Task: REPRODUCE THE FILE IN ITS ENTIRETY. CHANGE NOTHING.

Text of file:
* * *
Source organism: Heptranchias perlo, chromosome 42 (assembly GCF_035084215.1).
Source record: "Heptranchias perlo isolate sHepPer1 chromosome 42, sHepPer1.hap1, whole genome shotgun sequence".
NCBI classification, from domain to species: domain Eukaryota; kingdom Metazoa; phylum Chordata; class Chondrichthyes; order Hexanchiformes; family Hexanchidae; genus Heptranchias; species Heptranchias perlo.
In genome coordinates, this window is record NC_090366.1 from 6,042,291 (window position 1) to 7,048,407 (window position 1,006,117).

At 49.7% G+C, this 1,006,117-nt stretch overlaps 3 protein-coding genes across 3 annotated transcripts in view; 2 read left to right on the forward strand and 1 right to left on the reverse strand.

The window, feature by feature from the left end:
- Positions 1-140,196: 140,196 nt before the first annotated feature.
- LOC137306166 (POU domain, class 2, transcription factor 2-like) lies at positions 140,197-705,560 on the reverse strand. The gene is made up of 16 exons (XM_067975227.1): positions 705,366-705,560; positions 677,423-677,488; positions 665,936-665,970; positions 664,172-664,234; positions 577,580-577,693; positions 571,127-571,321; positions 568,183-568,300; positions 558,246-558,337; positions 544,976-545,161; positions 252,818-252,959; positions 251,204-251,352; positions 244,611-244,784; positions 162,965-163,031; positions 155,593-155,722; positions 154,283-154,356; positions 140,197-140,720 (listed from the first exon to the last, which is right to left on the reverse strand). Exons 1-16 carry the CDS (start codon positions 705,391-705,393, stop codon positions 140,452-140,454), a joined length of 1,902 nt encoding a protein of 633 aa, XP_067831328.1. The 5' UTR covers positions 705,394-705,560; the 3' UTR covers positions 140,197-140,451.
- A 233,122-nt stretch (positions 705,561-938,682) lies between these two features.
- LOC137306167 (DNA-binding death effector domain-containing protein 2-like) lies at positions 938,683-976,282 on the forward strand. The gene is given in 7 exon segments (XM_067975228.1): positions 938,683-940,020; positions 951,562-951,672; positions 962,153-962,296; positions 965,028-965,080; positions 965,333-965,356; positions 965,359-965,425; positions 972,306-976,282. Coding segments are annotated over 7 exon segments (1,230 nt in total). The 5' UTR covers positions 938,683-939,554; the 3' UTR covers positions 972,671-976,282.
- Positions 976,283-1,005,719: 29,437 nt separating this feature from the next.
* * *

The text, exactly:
Source organism: Heptranchias perlo, chromosome 42 (assembly GCF_035084215.1).
Source record: "Heptranchias perlo isolate sHepPer1 chromosome 42, sHepPer1.hap1, whole genome shotgun sequence".
NCBI classification, from domain to species: domain Eukaryota; kingdom Metazoa; phylum Chordata; class Chondrichthyes; order Hexanchiformes; family Hexanchidae; genus Heptranchias; species Heptranchias perlo.
In genome coordinates, this window is record NC_090366.1 from 6,042,291 (window position 1) to 7,048,407 (window position 1,006,117).

At 49.7% G+C, this 1,006,117-nt stretch overlaps 3 protein-coding genes across 3 annotated transcripts in view; 2 read left to right on the forward strand and 1 right to left on the reverse strand.

The window, feature by feature from the left end:
- Positions 1-140,196: 140,196 nt before the first annotated feature.
- LOC137306166 (POU domain, class 2, transcription factor 2-like) lies at positions 140,197-705,560 on the reverse strand. The gene is made up of 16 exons (XM_067975227.1): positions 705,366-705,560; positions 677,423-677,488; positions 665,936-665,970; positions 664,172-664,234; positions 577,580-577,693; positions 571,127-571,321; positions 568,183-568,300; positions 558,246-558,337; positions 544,976-545,161; positions 252,818-252,959; positions 251,204-251,352; positions 244,611-244,784; positions 162,965-163,031; positions 155,593-155,722; positions 154,283-154,356; positions 140,197-140,720 (listed from the first exon to the last, which is right to left on the reverse strand). Exons 1-16 carry the CDS (start codon positions 705,391-705,393, stop codon positions 140,452-140,454), a joined length of 1,902 nt encoding a protein of 633 aa, XP_067831328.1. The 5' UTR covers positions 705,394-705,560; the 3' UTR covers positions 140,197-140,451.
- A 233,122-nt stretch (positions 705,561-938,682) lies between these two features.
- LOC137306167 (DNA-binding death effector domain-containing protein 2-like) lies at positions 938,683-976,282 on the forward strand. The gene is given in 7 exon segments (XM_067975228.1): positions 938,683-940,020; positions 951,562-951,672; positions 962,153-962,296; positions 965,028-965,080; positions 965,333-965,356; positions 965,359-965,425; positions 972,306-976,282. Coding segments are annotated over 7 exon segments (1,230 nt in total). The 5' UTR covers positions 938,683-939,554; the 3' UTR covers positions 972,671-976,282.
- Positions 976,283-1,005,719: 29,437 nt separating this feature from the next.